Skip to content. | Skip to navigation

Personal tools
You are here: Home Members European Consumers' Organisation EU-US 'Safe Harbour' data agreement: BEUC comment

EU-US 'Safe Harbour' data agreement: BEUC comment

28 November 2013
by BEUC -- last modified 28 November 2013

The European Commission has identified 13 recommendations for change to the EU/US ‘Safe Harbour’ agreement on citizens’ personal data exchange for commercial purposes. For example, it encompasses data such as Passenger Name Records (PNR) on flights, personal data submitted when buying online and the use of Cloud Computing services by Europeans via servers within America’s jurisdiction. The US government will consider by June 2014. The Commission will then make a decision about Safe Harbour depending on the response by the US government.


Director General of The European Consumer Organisation, Monique Goyens, commented:

 "The European Commission's report on the 'Safe Harbour' agreement confirms the longstanding concerns of consumer groups on both sides of the Atlantic. More than a decade after its establishment, the pact is riddled with problems.

"This agreement claims to reassure EU and US consumers when their personal data is exchanged for commercial purposes, but it has now been shown to retain only a fig-leaf of credibility. In practice, it is riven with false claims of membership, the process is not transparent and many signatories' lack even a privacy policy. In the wake of all this, there has been absence of effective enforcement by regulatory authorities over the years. Recent events have highlighted the obvious imprudence of poorly designed data exchange agreements. The question now will be: 'is Safe Harbour beyond repair?'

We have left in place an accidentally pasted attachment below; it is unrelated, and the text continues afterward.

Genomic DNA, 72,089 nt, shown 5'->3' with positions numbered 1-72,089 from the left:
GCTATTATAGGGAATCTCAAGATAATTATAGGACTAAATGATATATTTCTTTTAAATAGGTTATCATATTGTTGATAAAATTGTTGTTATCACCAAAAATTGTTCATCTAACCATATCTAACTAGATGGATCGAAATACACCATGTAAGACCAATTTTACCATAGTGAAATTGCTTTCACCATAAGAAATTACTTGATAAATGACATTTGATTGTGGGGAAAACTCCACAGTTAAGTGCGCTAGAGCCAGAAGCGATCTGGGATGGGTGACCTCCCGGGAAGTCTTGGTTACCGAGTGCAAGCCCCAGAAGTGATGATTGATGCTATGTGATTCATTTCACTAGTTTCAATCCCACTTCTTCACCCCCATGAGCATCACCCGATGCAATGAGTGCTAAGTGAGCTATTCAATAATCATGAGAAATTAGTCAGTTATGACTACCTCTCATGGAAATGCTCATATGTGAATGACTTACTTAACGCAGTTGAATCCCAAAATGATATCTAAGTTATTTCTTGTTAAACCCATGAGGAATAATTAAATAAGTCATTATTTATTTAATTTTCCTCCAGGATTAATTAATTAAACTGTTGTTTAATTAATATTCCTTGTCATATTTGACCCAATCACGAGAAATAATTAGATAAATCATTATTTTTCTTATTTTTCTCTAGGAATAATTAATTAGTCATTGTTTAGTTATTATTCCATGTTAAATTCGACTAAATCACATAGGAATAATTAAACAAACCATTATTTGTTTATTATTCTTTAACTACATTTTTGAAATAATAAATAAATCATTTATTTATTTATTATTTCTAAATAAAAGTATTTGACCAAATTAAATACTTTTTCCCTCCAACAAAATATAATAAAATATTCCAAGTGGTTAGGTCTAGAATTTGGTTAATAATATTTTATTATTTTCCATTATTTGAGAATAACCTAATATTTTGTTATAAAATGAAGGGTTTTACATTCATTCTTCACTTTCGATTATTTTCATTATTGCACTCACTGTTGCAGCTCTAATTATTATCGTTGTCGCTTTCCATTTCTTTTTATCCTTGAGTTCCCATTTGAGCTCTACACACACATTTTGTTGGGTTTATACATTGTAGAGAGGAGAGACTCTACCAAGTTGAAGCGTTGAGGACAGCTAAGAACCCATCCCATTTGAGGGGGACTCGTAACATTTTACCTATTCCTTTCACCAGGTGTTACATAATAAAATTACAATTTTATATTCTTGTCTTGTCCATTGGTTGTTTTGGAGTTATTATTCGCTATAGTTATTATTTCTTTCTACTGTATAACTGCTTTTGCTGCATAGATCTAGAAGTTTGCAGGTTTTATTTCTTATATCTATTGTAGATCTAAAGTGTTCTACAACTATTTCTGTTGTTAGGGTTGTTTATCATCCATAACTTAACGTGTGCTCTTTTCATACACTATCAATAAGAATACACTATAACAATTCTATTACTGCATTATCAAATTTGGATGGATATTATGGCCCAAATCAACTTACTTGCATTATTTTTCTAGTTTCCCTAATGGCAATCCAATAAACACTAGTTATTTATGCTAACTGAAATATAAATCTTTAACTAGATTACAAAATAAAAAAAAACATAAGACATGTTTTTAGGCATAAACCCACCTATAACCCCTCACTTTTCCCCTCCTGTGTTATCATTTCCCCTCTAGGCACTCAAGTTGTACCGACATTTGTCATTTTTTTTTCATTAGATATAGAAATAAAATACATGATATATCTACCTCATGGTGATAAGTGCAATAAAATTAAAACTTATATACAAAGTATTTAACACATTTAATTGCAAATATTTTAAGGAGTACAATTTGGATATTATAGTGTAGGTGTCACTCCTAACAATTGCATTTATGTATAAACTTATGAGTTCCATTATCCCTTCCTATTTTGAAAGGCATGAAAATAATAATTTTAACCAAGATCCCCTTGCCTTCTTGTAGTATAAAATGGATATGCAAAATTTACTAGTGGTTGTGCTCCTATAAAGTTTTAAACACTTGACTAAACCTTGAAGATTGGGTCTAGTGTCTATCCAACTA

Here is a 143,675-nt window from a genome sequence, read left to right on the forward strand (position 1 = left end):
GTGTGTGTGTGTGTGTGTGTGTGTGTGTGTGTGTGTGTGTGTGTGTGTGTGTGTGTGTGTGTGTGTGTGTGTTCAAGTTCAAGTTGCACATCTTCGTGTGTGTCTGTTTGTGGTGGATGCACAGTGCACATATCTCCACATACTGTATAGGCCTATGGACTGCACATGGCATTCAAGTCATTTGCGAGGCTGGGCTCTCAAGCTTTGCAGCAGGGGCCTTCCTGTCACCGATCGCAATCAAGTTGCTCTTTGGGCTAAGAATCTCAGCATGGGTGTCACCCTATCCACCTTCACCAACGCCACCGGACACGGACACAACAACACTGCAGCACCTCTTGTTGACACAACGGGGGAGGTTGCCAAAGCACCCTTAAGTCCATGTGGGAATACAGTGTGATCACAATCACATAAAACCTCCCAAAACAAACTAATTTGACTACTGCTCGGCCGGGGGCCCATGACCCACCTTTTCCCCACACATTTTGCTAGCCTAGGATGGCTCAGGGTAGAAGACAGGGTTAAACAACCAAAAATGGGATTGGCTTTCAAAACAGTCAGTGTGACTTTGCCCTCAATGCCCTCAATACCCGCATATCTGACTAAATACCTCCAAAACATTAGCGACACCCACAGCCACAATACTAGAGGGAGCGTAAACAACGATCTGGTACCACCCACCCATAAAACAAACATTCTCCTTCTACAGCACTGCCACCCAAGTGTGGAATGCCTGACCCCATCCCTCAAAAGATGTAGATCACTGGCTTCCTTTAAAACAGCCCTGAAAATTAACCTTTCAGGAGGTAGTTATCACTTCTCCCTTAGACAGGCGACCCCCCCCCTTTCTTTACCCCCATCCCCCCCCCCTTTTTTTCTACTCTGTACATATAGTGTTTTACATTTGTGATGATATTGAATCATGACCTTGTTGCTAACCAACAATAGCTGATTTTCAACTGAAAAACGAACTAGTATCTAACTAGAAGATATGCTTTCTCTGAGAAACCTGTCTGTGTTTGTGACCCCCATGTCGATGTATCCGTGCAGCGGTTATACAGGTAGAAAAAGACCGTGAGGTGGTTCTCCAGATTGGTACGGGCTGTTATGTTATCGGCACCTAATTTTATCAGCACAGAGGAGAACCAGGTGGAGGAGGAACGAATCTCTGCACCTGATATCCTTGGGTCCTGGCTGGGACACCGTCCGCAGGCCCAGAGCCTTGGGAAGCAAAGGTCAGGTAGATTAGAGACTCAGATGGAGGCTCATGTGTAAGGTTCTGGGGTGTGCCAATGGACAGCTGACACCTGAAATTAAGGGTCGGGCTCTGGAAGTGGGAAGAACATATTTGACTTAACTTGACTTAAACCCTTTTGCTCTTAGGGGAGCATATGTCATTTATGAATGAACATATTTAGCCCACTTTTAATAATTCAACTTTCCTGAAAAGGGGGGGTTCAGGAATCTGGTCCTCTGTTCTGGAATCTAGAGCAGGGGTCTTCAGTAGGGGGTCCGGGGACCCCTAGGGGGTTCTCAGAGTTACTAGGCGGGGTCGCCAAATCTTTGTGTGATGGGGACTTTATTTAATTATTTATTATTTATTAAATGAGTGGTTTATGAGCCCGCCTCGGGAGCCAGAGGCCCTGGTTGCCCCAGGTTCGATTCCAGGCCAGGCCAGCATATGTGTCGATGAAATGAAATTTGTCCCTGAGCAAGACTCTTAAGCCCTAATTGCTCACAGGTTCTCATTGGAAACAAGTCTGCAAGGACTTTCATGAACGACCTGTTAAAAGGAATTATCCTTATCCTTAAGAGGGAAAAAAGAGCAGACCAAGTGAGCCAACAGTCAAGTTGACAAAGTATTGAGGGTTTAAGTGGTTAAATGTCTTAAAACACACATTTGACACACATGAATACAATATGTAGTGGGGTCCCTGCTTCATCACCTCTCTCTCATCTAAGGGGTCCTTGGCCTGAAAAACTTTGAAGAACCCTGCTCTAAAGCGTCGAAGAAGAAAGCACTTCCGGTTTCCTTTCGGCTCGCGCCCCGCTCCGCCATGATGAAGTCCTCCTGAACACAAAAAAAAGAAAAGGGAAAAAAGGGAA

"The safety of European consumers' data needs to be paramount. Data flows must have a true harbour, not just a commercial port. US authorities may need to come to understand that Safe Harbour can no longer be used as a free pass for data exchange.

"The European Commission's 13 Recommendations are a welcome address of many of the issues. Better enforcement is crucial and we're glad to see that being examined. But the ability of companies to self-certify as offering 'Safe Harbour' is unjustifiable and remains inexplicably outside the review. It is hard to see the purpose of proceeding without tackling such basic flaws and perhaps the time has come to put the Safe Harbour agreement to one side and move on.

"This is the latest transatlantic regulatory tussle over personal data. Any attempt to revise how Europeans' data flows to US companies must fall in line with the separate, overarching EU personal data law review. Otherwise this is merely a map for traders to deviate from fundamental EU privacy rights."

BEUC, The European Consumer Organisation has a membership of 41 well respected, independent national consumer organisations from 31 European countries (EU, EEA and applicant countries). BEUC acts as the umbrella group in Brussels for these organisations and our main task is to represent our members and defend the interests of all Europe's consumers.

BEUC, the European Consumers' Organisation